Miike Snow, famous for the track “Animal,” have probably been featured in every popular commercial and movie. Since their 2009 debut, Miike Snow has continued producing catchy, dance-themed music, including for their recent album, “iii.” Though this album is just as exciting as past albums, the band seems to have become massively creepy.
One of the first singles off of “iii,” “Genghis Khan,” starts with whistling and upbeat tempos that get you in the mood for the record. This energy is carried into the catchy chorus when the lead singer Andrew Wyatt repeats, “I get a little bit of Genghis Khan every time.”
In case you are unfamiliar with Genghis Khan, he is the founder of the Great Khan and modern day Mongolia. To secure his empire, he raped and looted people from Russia to Central Asia. In relation to this track, Miike Snow gets a little crazy like Genghis Khan to claim their love.
It is really obvious that someone in Miike Snow went through a bad breakup. Songs range from reminiscing about a love to exuding pain and anger for letting that love go.
“The Heart of Me” begins with echoing and synthesizers that set the stage for this rhythmically appealing track. The stories that the lyrics tell are often hidden behind the upbeat tempo of the song. Miike Snow reflects on the good times of the relationship and hints at the bitterness at the end of it: “I can’t believe we’re not anymore. I remember standing in a cathedral, Somewhere in Northern Europe, I think it was Paradiso. The space around my head was ringing.”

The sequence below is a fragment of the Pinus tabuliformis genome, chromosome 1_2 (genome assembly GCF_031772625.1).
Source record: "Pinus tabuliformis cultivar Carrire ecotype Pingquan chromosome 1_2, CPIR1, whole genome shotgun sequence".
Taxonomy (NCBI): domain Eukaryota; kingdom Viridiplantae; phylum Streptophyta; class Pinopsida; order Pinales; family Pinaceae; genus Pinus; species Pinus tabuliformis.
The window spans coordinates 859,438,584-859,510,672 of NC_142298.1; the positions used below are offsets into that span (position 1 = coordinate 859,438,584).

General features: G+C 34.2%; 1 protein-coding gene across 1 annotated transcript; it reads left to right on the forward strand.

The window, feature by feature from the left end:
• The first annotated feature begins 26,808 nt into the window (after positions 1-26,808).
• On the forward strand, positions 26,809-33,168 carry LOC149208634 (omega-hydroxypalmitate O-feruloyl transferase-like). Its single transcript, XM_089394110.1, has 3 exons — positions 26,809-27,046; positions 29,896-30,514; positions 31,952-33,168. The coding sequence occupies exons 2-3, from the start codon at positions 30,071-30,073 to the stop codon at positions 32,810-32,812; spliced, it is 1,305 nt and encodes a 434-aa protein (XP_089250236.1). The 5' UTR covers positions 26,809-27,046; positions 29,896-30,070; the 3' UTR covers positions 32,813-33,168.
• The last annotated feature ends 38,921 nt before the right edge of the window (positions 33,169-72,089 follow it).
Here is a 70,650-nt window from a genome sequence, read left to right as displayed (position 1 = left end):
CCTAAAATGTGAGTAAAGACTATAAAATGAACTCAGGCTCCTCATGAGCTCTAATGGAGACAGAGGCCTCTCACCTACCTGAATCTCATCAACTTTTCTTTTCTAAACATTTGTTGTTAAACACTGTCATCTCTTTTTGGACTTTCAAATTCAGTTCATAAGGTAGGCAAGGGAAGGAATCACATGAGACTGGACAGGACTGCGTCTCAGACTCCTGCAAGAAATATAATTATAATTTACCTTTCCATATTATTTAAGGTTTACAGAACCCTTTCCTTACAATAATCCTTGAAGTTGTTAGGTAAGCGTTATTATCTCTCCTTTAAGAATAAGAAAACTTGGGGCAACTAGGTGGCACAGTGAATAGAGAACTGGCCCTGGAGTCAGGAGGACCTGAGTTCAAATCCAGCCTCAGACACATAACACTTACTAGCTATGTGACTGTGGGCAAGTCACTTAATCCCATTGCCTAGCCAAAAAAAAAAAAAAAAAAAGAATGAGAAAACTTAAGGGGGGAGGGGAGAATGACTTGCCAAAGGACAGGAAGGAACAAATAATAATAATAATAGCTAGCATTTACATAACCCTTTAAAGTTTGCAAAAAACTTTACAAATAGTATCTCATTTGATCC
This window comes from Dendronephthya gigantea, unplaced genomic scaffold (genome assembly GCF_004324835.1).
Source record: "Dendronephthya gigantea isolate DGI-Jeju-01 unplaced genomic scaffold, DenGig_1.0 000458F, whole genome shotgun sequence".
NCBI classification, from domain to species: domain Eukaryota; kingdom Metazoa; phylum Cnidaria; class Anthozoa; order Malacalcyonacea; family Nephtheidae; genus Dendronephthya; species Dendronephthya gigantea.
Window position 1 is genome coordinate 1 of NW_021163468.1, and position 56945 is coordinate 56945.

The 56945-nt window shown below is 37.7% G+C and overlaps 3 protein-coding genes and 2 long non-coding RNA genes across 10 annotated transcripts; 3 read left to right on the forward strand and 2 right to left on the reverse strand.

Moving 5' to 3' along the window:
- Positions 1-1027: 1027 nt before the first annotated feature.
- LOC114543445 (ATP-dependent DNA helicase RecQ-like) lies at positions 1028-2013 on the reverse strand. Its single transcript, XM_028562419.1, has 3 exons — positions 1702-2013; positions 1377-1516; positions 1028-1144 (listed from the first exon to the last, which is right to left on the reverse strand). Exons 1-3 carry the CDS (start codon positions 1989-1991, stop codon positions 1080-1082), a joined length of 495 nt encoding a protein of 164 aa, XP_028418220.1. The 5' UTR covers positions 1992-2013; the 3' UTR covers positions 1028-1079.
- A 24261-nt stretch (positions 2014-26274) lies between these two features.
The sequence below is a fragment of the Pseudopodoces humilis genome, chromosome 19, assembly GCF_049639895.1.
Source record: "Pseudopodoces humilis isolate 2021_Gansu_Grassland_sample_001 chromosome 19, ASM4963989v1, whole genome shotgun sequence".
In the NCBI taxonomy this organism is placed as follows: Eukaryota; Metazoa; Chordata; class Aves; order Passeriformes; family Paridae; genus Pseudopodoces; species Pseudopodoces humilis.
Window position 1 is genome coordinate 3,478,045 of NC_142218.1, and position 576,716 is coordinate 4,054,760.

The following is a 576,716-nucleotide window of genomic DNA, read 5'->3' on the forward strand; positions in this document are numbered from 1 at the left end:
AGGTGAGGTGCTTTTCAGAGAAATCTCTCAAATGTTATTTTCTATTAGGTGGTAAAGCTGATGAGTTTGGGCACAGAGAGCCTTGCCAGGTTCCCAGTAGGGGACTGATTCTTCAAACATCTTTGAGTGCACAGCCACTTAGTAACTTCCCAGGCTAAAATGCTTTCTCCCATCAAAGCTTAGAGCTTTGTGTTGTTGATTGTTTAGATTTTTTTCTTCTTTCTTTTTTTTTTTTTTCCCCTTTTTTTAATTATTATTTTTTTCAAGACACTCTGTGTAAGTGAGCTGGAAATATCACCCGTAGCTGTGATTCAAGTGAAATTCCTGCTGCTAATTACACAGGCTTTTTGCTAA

Miike Snow has always taken on soul music, and “Heart is Full” encapsulates soul from the 1970s and hip-hop from the 1990s in this dance track. In this song, Miike Snow samples from Marlena Shaw’s “Waiting for Charlie to Come Home.” They stretch out her vocals to form the chorus, and they match it with electronic beats. At many points in the song, Wyatt raps about the pain of a lost love, singing, “please don’t knock over my heart, cause my heart is full of you.”
Set to a beautiful tempo of trumpets and a classical quartet, “Longshot (7 nights)” surprisingly depicts Miike Snow as pissed-off and wanting to get back at a lover. Throughout the track, Wyatt sings in attempt to rationalize feelings towards a lost love, but fails to find any reason to support such decisions. The song serves as a warning for listeners to not fall in love with the wrong person. Whatever Miike Snow’s issues are, the music that supports the lyrics is absolutely breathtaking.
Miike Snow’s “iii” is literally one giant, deceiving dance party. At first, when you hear a song, you will think that it’s another dance track. However, when you listen deeply to the lyrics, you are kind of horrified by how vivid and brutally honest the album is. Though the album at times can be lyrically terrifying, Miike Snow never makes you forget that they make pop music.